By John Lauritsen

RED WING, Minn. (WCCO) — It has survived fires and explosions, and now, the stage is set for the return of the Sheldon Theatre.

The 114-year-old theater is the second-oldest, city-owned theater in the country.

In this week’s Finding Minnesota, John Lauritsen takes us to Red Wing to show us why the Sheldon is primed for another century of live entertainment.

Red Wing, Minnesota is a scenic town situated along the Mississippi River.

There’s no shortage of history there, but it’s one building in particular that’s brought generations together.

“Our downtown is really anchored by the Sheldon Theatre. Without it we’d be a totally different downtown,” said Downtown Main Street executive director Megan Tsui.

When Theodore B. Sheldon passed away, he left an $83,000 estate gift to the city to be used for public good.

His widow Annie, suggested a theater. So in 1904, the Sheldon took center stage.

“It would have been light operas and touring companies that were coming through by train. Between Chicago and Minneapolis–we were right on that route,” said Sheldon’s executive director, Bonnie Schock.

The theater featured opera and vaudeville, and for decades, it also played movies.

There have been several “the show must go on” moments throughout the theater’s history. In 1918, a fire started by a cigarette destroyed much of the inside, and at a ceremony launching a renovation project in 1988, the unthinkable happened.

“At that exact moment, a welder’s torch ignited and there was a massive explosion that witnesses say blew the front doors open and the roof off several feet into the air,” said Schock.

Each time a tragedy has struck, however, the people of Red Wing have approved funding to rebuild. Now, the latest round of renovations are almost complete– and they’re ready to draw back the curtains once again.

“What we are doing is prepping for our grand re-opening,” said Marybess Goeppinger.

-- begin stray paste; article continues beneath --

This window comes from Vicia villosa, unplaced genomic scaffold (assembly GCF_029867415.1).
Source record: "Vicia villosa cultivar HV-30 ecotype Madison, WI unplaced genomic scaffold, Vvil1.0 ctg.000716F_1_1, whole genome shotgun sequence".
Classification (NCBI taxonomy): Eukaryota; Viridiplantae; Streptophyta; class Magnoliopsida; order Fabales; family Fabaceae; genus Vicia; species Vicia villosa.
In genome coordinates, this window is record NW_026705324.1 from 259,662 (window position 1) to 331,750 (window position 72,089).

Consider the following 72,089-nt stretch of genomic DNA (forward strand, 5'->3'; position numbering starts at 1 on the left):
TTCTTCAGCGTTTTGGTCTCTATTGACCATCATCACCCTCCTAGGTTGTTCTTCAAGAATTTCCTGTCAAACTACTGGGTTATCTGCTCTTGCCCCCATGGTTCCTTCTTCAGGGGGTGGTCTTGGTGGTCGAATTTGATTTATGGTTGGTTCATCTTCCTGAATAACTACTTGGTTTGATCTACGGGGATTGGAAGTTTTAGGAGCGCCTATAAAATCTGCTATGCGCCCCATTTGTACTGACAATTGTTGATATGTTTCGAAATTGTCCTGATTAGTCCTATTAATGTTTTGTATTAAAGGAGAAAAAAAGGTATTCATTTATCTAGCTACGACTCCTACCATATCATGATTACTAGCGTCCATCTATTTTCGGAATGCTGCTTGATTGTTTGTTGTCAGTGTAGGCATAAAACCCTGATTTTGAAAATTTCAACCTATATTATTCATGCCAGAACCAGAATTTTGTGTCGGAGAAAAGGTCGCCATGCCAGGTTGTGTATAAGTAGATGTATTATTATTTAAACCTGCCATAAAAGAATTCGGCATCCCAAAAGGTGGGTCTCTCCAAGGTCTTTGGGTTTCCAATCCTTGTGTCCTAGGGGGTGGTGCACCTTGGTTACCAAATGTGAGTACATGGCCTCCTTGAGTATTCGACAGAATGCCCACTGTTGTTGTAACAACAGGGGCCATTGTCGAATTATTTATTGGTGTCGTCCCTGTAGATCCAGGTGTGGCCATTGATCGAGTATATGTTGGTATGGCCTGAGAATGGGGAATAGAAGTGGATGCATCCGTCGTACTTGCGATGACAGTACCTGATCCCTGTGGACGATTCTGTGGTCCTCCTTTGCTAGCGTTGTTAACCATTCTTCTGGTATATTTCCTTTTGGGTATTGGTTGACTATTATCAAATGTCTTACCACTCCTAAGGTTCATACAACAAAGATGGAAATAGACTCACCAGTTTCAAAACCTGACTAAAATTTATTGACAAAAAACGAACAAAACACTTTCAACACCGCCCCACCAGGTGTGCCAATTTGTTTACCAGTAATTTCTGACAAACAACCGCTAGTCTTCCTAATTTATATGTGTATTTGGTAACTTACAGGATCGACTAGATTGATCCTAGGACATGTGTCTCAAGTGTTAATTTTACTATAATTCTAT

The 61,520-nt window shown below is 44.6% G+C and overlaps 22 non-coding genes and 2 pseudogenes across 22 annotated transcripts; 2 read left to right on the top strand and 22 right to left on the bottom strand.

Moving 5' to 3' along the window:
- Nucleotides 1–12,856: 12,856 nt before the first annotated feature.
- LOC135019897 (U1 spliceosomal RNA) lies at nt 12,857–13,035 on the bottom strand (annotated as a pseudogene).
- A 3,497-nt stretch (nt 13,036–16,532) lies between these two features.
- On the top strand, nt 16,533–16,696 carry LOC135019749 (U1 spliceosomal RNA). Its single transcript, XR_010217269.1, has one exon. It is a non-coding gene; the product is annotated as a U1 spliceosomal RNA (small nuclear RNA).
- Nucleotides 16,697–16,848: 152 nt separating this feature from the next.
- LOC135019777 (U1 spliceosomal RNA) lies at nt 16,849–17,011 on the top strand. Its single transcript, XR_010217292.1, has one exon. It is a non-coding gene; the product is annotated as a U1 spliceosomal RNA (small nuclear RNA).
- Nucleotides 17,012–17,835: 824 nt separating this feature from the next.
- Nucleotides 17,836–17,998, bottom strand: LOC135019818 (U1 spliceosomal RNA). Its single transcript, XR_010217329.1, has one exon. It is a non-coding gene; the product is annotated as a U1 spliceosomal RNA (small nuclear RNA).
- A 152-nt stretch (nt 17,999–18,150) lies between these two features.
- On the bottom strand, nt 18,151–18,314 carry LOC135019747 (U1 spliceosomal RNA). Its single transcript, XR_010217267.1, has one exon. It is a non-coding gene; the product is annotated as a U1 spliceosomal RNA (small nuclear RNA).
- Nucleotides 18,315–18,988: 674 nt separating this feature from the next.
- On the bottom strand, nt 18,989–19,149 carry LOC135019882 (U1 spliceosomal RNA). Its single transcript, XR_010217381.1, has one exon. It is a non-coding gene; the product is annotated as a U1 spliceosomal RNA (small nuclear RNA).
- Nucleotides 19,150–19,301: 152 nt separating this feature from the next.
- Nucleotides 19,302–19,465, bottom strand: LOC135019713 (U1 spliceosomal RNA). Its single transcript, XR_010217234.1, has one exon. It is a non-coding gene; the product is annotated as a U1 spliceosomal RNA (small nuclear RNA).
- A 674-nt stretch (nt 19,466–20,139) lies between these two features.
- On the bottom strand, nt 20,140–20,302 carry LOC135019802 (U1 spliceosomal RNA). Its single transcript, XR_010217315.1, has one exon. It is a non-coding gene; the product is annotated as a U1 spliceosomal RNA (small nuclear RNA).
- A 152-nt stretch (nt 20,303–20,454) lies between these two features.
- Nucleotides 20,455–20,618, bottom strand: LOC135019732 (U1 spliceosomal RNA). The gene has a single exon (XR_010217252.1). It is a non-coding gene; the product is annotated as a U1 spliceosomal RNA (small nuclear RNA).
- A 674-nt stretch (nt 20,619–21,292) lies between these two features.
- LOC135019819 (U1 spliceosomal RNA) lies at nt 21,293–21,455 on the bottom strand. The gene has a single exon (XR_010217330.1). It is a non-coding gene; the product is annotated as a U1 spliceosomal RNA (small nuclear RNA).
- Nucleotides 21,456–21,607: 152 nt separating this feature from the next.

Goeppinger is one of hundreds of volunteers who’ve kept the Sheldon going over the years. And every volunteer has a good reason for giving back.

“We have had all of our children in plays on the Sheldon stage. From the time our little one was in second grade all the way through high school,” said Goeppinger.

There are new studios, carpeting and even new restrooms. There’s touch-ups to the paintings and seats. The lobby also got a makeover, but remains a tribute to Annie Sheldon’s favorite composers and artists. Even if Rembrandt’s name is spelled wrong, it’s still beautifully imperfect.

“With this re-opening season we have season tickets to nine events. It’s that good,” said Tsui.

With performers like The Revolution, Louie Anderson and Shawn Colvin on the way, fans know the Sheldon’s next act is important. Living in a time when technology plays a leading role, they want the theater to be an escape.

“My hope for the future is that we set the stage for the next generation of Red Wing and regional residents. Kids all the way up to seniors to enjoy the wonder that is the collective experience of live performance,” said Schock.

The Sheldon has been closed since May and will re-open on Saturday, Sept. 29th.

Master of Ceremonies will be former WCCO anchor Don Shelby.

John Lauritsen